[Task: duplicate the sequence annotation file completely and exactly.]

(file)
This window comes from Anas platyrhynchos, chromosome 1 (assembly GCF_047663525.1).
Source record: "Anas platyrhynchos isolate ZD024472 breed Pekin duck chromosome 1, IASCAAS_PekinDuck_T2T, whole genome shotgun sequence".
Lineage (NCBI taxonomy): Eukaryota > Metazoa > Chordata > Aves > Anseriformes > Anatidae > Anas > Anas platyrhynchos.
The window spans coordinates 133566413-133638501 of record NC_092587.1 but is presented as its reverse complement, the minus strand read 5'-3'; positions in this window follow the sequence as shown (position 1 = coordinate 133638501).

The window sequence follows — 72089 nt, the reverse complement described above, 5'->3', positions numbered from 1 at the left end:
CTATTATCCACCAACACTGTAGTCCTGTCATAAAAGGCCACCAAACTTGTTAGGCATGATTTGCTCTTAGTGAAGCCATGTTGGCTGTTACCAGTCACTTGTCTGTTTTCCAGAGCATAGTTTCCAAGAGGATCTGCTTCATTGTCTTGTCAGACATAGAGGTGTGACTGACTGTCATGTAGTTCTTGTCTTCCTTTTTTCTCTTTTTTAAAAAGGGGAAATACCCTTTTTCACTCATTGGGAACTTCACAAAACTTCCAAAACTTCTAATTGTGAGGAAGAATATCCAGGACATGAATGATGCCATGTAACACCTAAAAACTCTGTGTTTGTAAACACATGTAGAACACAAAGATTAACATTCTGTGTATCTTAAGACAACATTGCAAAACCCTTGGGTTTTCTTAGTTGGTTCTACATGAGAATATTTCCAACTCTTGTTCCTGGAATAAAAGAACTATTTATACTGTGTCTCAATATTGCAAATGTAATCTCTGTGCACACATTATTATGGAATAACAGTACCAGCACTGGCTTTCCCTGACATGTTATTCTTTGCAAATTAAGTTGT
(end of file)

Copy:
This window comes from Anas platyrhynchos, chromosome 1 (assembly GCF_047663525.1).
Source record: "Anas platyrhynchos isolate ZD024472 breed Pekin duck chromosome 1, IASCAAS_PekinDuck_T2T, whole genome shotgun sequence".
Lineage (NCBI taxonomy): Eukaryota > Metazoa > Chordata > Aves > Anseriformes > Anatidae > Anas > Anas platyrhynchos.
The window spans coordinates 133566413-133638501 of record NC_092587.1 but is presented as its reverse complement, the minus strand read 5'-3'; positions in this window follow the sequence as shown (position 1 = coordinate 133638501).

The window sequence follows — 72089 nt, the reverse complement described above, 5'->3', positions numbered from 1 at the left end:
CTATTATCCACCAACACTGTAGTCCTGTCATAAAAGGCCACCAAACTTGTTAGGCATGATTTGCTCTTAGTGAAGCCATGTTGGCTGTTACCAGTCACTTGTCTGTTTTCCAGAGCATAGTTTCCAAGAGGATCTGCTTCATTGTCTTGTCAGACATAGAGGTGTGACTGACTGTCATGTAGTTCTTGTCTTCCTTTTTTCTCTTTTTTAAAAAGGGGAAATACCCTTTTTCACTCATTGGGAACTTCACAAAACTTCCAAAACTTCTAATTGTGAGGAAGAATATCCAGGACATGAATGATGCCATGTAACACCTAAAAACTCTGTGTTTGTAAACACATGTAGAACACAAAGATTAACATTCTGTGTATCTTAAGACAACATTGCAAAACCCTTGGGTTTTCTTAGTTGGTTCTACATGAGAATATTTCCAACTCTTGTTCCTGGAATAAAAGAACTATTTATACTGTGTCTCAATATTGCAAATGTAATCTCTGTGCACACATTATTATGGAATAACAGTACCAGCACTGGCTTTCCCTGACATGTTATTCTTTGCAAATTAAGTTGT